Account Compromises Impacting SLTT Governments
In 2015 the Multi-State Information Sharing and Analysis Center (MS-ISAC) identified approximately 25 online posts, per month, that contained email addresses and passwords belonging to U.S. state, local, tribal and territorial (SLTT) government employees. These posts generally contained plaintext email addresses and passwords, although they sometimes contained hashed passwords or other information. MS-ISAC identified the account information as belonging to SLTT government employees based on the domains in the email addresses. In almost all instances, the leaked credentials were from third-party websites where an SLTT government employee had used their official email address to login to or receive emails from the third-party and it was data from the third-party that had been posted online, not data from the SLTT government.
This continues the trend first reported on July 30, 2015, which documented a significant increase in the number of posts identified in 2015 that contained SLTT employee account information, as opposed to the number of posts identified in 2014. Based on this reporting, which may be influenced by an increase in MS-ISAC’s capabilities, it appears that third-party data breaches are becoming a significant threat to our SLTT partners.
Overall, during 2015 MS-ISAC identified 86,447 compromised SLLT accounts in 301 data dumps. As in the past, the majority of the posts were made anonymously, without a malicious cyber actor claiming credit. A few more of the posts included information as to what website was compromised, although the majority of posts also did not include this information. Perhaps not surprisingly, the number of credentials exposed by a particular post and the number of posts continue to have no correlation to one another.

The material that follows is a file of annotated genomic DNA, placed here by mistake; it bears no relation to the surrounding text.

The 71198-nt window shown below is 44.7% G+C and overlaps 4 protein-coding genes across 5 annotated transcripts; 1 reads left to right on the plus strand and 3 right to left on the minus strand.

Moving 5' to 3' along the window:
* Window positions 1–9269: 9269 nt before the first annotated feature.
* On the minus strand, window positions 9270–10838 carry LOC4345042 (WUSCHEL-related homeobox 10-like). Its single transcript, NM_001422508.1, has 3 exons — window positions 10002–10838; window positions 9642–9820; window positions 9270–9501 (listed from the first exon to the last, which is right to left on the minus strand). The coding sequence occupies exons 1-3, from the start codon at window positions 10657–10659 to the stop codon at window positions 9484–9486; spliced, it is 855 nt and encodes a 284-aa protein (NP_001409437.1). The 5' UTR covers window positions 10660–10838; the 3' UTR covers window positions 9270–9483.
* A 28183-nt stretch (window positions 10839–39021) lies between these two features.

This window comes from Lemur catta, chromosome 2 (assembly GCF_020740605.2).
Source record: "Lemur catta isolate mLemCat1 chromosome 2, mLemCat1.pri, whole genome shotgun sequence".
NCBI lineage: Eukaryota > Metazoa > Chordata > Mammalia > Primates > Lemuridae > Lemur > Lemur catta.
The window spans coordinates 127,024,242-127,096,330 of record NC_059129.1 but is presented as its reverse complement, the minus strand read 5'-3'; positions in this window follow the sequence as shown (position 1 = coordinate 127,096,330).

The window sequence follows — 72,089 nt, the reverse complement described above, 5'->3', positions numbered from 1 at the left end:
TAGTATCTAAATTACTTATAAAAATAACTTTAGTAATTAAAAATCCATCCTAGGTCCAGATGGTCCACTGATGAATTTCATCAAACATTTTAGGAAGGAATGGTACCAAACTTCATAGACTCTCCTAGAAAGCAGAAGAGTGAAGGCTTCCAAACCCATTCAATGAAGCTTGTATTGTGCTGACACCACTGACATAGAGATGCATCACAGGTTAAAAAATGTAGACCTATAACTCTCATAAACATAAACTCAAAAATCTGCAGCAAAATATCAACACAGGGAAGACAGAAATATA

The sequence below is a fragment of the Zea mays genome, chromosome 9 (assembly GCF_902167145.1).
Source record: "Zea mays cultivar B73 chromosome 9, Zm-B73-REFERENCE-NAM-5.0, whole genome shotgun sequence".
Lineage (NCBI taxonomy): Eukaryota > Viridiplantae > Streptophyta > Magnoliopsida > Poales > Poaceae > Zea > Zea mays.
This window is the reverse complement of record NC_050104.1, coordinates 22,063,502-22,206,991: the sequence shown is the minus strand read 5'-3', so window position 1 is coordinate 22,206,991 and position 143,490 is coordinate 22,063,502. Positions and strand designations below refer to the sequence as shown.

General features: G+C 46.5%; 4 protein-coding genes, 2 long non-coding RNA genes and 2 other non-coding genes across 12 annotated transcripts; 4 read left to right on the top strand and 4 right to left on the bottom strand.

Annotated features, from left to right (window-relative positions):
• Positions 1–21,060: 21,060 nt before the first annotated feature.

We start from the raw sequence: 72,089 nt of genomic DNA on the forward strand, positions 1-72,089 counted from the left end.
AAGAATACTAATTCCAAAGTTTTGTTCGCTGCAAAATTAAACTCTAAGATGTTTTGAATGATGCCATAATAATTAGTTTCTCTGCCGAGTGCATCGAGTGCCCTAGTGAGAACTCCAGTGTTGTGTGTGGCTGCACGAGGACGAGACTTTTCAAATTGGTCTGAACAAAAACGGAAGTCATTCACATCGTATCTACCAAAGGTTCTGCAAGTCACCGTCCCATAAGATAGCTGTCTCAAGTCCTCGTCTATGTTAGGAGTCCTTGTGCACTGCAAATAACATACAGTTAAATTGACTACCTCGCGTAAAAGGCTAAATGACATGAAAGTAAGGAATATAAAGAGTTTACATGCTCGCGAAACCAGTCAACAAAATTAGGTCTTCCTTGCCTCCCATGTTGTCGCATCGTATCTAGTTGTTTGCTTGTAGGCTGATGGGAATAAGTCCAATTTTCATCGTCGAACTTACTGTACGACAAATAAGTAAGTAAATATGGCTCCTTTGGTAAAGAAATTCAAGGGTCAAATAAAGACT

During the past year, there were many notable data breaches that affected MS-ISAC members, including an instance in December when a free hosting provider was compromised and over 13 million accounts were posted online as a result. MS-ISAC identified 10,296 SLTT government accounts potentially compromised by the post and notified 121 SLTT partners of the threat.
Where is the data from?
Malicious actors sometimes find vulnerabilities in private websites and exploit them, which can result in the actors gaining access to the website’s account database. This allows the actors to access a variety of information, including login credentials. The malicious actors utilize certain websites to post the stolen data. MS-ISAC monitors some of these locations to identify lists of stolen credentials and subsequently provides victim notification.
Isn’t this data hashed?
MS-ISAC analysis of posts shows that a significant majority of identified posts disclosed user passwords in plaintext. Only a minority of the identified posts contained hashed passwords, which makes it significantly more difficult for the attackers to decipher the passwords. Hashed passwords are passwords that have been hidden through the use of a hashing algorithm.
Hashed passwords can be cracked, but an attacker would need to know what hashing algorithm was used to encrypt the passwords. If the hashing algorithm is known or has been discovered, malicious actors could use rainbow tables that have been posted online by other malicious actors and researchers. A rainbow table is a large set of precomputed tables filled with hash values that match possible plaintext passwords.